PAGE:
The implicit derivative is the derivative obtained through the method of Implicit Differentiation Formula. For instance, the Implicit Differentiation Formula is the derivative found in Method 2 (in the example above) that was initially equal to dy/dx = -y/x. This is due to the direct differentiation of the implicit function xy = 5 rather than solving for y. Typically, an implicit derivative has terms for both x and y. When both variables in an equation are non-linear, one cannot get an explicit form in which they may express one variable in terms of the other, and thus get an equation having an implicit form.  For instance, it is impossible to express a circle’s equation explicitly as a single equation because it is stated as an equation in which both variables appear squared. Given that the two variables are not linear, an Implicit Differentiation Formula means the act of differentiating an implicit form. Their characteristics can help students better comprehend implicit functions. For the implicit f(x), y = f(x) cannot be written. The interpretation of an implicit function is always f(x, y) = 0. The implicit function consists of various variables. The implicit function is written using the dependent and independent variables. The vertical line formed along the graph of an implicit function passes through a number of points.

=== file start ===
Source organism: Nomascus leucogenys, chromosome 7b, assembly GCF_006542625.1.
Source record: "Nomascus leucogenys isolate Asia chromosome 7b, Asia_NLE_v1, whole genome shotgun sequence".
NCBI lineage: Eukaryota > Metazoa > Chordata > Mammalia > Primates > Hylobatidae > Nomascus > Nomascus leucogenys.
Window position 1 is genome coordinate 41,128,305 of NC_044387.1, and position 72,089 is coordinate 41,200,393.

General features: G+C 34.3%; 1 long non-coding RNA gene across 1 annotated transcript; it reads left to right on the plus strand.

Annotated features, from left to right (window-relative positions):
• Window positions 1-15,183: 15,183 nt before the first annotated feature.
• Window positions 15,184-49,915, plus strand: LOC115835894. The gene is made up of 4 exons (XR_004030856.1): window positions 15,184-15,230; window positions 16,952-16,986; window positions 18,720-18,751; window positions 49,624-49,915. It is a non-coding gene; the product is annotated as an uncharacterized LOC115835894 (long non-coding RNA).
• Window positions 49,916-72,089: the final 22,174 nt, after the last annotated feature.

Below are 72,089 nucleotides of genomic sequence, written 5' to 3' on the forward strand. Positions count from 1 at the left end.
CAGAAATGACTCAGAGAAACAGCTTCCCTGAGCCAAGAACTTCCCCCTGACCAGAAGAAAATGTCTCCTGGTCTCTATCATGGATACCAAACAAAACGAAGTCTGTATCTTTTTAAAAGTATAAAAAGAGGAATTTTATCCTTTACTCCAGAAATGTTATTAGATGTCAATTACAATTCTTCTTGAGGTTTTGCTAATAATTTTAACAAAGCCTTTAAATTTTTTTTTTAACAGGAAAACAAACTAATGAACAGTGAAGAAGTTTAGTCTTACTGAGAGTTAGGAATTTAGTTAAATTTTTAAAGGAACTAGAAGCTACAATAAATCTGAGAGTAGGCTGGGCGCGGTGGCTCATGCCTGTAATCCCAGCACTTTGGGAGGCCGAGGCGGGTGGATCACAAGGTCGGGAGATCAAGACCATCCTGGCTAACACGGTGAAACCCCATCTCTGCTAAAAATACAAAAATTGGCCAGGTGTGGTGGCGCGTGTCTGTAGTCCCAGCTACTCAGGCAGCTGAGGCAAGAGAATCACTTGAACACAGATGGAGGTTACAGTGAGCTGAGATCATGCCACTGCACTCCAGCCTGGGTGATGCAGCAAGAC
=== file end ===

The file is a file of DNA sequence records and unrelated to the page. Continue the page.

Implicit Differentiation and Chain Rule

When determining the implicit function’s derivative, the chain rule of differentiation is crucial. According to the chain rule, (f(g(x)) = (f’ (g(x)) g’ (x). The chain rule enters the picture whenever one encounters the derivative of y terms with respect to x, and as a result of the chain rule, students can multiply the actual derivative (by derivative formulae) by dy/dx. In other words, it is essential to include dy/dx whenever y is being differentiated. It is advised to review some examples repeatedly because they are crucial for performing implicit differentiation. In issues involving linked rates or curves with implicit forms that are given in rectangular form, an Implicit Differentiation Formula is frequently applied to determine the slope of the tangent line to the curve. In such a related rate problem, students are given one variable’s rate of change and must determine the rate at which another variable is changing. To achieve this, one must take the two actions listed below:

Identify the relationship between the two variables, which is typically an implicit one.

Find a link between the two rates using the Implicit Differentiation Formula to find the unknown rate.

How to Do Implicit Differentiation?

Since an implicit function does not have the form y = f(x), but rather has the form f(x, y) = 0, one cannot begin the process of implicit differentiation directly with dy/dx. It is important to remember that before mastering the method of implicit differentiation, students should be familiar with the derivative rules such as the power rule, product rule, quotient rule, chain rule, etc. For finding the Implicit Differentiation Formula dy/dx for a function, these stages are all discussed.

Step 1: Distinguish between each term on both sides in relation to x.

Step 2: Use the chain rule and the derivative formulas to find the derivatives.

(Using the derivative formulas, the x terms should be directly differentiated; however, when differentiating the y terms, students should multiply the actual derivative by dy/dx.)

Step 3: Solve the equation for dy/dx using the common factor of dy/dx. This gives the Implicit Differentiation Formula.

Implicit Differentiation Formula